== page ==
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Milestones in inkjet

Of all the different print technologies currently in use, inkjet is probably the most interesting for its sheer versatility, working across documents and wide-format, labels and packaging and even 3D printing. The technology has evolved gradually over several decades and in this story we chart some of the major milestones.

All-rounders step up to big leagues

Typically we print to flat surfaces, like paper or board, or to labels that can be fixed to objects. But there is a growing interest in printing direct to objects.

Digital print tech lifts fabric creatives to new levels

Chris Childs is a convert. The managing director and founder of Contrado, a fabric printer that also operates the Bags Of Love online business, believes digital fabric printing isn’t just transforming the lower-run, bespoke end of the fabric market, but will encroach on more and more of the fabric printing sector, which is still largely wedded to screen printing.

60 seconds with Boxtick Graphics

The owners of a group of existing non-print businesses purchased the company a few years ago to enter a new market that focuses on small businesses. We rebranded to Boxtick last year with our customers at the centre of what we deliver.

Inkjet: head to head

If you’re new to the industry or are looking to take on a new process, inkjet technology can look complicated. To address this we are publishing a quick, back-to-basics primer on printhead technology.

DTS paints picture of the shape of things to come

A new dimension is opening up for digital printing. The third dimension. We’re at the start of an exciting new phase in the adoption of digital printing that will see it applying images ‘direct-to-shape’ (DTS), meaning straight onto cylindrical, concave, convex and irregular objects.

Digital manufacturers seek to cash in on pumped-up inkjet

Very high speed inkjets look set to shake up the large-format printing market in the coming year. The mighty HP will bring its PageWide technology to market, battling existing Memjet technology that has been adopted by fellow industry giants Canon and Xerox.

Inkjet technology drives sectors other than just print

If ever a simple adjective could cause confusion in the world of print, it’s ‘industrial’. The term has been cropping up with increasing frequency of late in relation to wide-format machines, meaning printers could be forgiven for assuming printed electronics, decorative ceramics and phone marking and the like were lucrative add-on applications now within reach.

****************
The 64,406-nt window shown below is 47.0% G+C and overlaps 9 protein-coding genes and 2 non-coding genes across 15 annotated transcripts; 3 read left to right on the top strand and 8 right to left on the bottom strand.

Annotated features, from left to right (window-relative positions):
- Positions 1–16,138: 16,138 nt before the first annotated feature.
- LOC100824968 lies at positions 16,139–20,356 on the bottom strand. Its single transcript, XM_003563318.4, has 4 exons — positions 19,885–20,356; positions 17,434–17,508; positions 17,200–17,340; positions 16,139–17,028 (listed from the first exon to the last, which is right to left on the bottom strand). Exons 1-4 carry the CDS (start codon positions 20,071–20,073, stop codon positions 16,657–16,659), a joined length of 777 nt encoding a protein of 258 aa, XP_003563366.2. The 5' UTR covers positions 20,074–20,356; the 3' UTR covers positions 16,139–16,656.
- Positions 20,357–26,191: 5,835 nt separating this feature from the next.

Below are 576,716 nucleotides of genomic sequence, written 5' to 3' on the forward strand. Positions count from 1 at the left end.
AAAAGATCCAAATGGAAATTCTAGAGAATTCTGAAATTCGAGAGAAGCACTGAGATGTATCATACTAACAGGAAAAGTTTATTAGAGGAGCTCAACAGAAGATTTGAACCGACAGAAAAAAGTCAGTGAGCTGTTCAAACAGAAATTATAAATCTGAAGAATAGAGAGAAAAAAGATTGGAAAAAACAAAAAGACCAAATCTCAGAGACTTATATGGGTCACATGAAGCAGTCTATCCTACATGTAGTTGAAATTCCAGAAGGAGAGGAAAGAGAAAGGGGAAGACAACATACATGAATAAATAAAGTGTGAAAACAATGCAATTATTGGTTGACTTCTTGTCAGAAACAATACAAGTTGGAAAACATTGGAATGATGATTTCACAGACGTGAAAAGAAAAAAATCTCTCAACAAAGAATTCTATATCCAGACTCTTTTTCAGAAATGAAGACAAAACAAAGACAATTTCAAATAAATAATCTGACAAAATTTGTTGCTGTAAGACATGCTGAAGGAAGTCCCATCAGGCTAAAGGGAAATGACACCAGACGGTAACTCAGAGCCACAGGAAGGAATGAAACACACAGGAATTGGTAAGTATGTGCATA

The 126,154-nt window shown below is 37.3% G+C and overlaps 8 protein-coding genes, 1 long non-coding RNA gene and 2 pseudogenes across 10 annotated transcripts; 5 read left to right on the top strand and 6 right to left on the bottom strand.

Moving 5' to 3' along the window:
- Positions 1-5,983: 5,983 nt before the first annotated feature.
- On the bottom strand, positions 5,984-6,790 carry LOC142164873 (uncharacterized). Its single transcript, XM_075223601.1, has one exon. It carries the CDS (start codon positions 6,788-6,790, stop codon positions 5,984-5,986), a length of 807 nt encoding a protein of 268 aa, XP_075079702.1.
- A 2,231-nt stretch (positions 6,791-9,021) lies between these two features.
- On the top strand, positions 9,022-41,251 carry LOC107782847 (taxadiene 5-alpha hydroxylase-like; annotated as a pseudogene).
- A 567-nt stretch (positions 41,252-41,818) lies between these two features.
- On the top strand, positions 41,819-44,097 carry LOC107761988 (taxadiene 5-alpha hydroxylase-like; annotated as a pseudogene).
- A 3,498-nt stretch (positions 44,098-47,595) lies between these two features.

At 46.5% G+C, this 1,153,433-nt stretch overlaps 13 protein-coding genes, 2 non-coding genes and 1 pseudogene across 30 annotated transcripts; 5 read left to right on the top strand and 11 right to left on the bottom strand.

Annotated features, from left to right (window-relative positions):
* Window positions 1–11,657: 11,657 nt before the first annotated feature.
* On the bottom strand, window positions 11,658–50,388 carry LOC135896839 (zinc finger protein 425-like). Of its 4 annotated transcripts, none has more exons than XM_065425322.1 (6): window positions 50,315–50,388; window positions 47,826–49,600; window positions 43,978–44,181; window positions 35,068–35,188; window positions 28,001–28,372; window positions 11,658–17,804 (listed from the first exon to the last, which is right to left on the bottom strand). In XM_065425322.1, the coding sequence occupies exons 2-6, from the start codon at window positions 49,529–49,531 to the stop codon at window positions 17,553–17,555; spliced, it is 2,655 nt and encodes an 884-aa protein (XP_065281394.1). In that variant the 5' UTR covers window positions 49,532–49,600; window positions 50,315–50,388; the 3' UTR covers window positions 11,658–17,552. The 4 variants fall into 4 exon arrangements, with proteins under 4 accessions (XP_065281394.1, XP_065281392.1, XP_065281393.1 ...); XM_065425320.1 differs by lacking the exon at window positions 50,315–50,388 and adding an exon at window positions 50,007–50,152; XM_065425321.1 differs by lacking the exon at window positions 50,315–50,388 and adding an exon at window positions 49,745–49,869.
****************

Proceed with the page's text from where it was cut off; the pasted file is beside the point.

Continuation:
Fashion favours the personal approach

Imagine changing your home decor as often as you buy new clothes and upgrade your phone. Chances are you won’t be finding this too much of a stretch – or at least you won’t be finding the idea as alien and extravagant as previous generations no doubt would have done.

One-shot wonders zero in on bullseye

Will digital printing technology ever truly dominate the industry? It’s a question never far from the minds of printers and the titles of exhibition seminar schedules. But it is one which is generally accepted to be more contentious and sensational than its answer of ‘maybe, but probably not’.

Inkjet printing holds the key to future success, says Xerox

High-speed continuous-feed colour inkjet has emerged as the most significant digital print market in the past few years. Yet having been a leader in the development of digital print, Xerox was notable for its absence. That changed last week with the company's acquisition of French inkjet developer Impika.

Show preview: Fespa Digital

Applications are to take centre stage in Barcelona, with the key message being howprinters can boost profits by "exploring the wider opportunities"

Digital adds a special touch

The skin of a lizard brought to life through tactile ink, a glitzy metallic greetings card and sophisticated security inks: all effects which once were only pipe dreams for digital printers. However, many of these digital dreams have become reality. Since the last Drupa, digital technology has come on apace, enabling applications that used to be in the domain of long-run litho work to be rolled out cost-effectively for shorter run and personalised jobs.

Product Review: Xerox 1000 colour press

The press uses environmentally friendly dry ink, which delivers sharp, rich, digitally mastered image quality to enhance the efficiency and productivity on the widest ranges of media, says Sachin Shardul

Product Review: Ricoh Pro C751

The mid-production press incorporates some of the best features from Ricoh C901 that gives the press more flexibility, reports Noel D'cunha

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